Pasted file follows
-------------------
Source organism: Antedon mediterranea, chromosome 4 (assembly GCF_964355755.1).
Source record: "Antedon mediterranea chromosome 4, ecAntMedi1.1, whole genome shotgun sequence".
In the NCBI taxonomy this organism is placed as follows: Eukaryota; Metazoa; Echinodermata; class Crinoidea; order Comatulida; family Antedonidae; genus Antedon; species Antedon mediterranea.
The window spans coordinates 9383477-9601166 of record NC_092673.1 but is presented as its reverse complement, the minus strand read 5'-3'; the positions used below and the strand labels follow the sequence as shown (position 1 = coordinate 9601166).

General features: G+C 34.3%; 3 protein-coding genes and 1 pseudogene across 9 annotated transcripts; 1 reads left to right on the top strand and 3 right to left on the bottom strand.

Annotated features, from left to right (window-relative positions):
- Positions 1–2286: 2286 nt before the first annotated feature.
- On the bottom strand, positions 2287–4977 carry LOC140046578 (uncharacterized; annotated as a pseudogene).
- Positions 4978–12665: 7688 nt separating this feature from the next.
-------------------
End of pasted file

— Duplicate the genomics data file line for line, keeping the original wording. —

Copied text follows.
Source organism: Antedon mediterranea, chromosome 4 (assembly GCF_964355755.1).
Source record: "Antedon mediterranea chromosome 4, ecAntMedi1.1, whole genome shotgun sequence".
In the NCBI taxonomy this organism is placed as follows: Eukaryota; Metazoa; Echinodermata; class Crinoidea; order Comatulida; family Antedonidae; genus Antedon; species Antedon mediterranea.
The window spans coordinates 9383477-9601166 of record NC_092673.1 but is presented as its reverse complement, the minus strand read 5'-3'; the positions used below and the strand labels follow the sequence as shown (position 1 = coordinate 9601166).

General features: G+C 34.3%; 3 protein-coding genes and 1 pseudogene across 9 annotated transcripts; 1 reads left to right on the top strand and 3 right to left on the bottom strand.

Annotated features, from left to right (window-relative positions):
- Positions 1–2286: 2286 nt before the first annotated feature.
- On the bottom strand, positions 2287–4977 carry LOC140046578 (uncharacterized; annotated as a pseudogene).
- Positions 4978–12665: 7688 nt separating this feature from the next.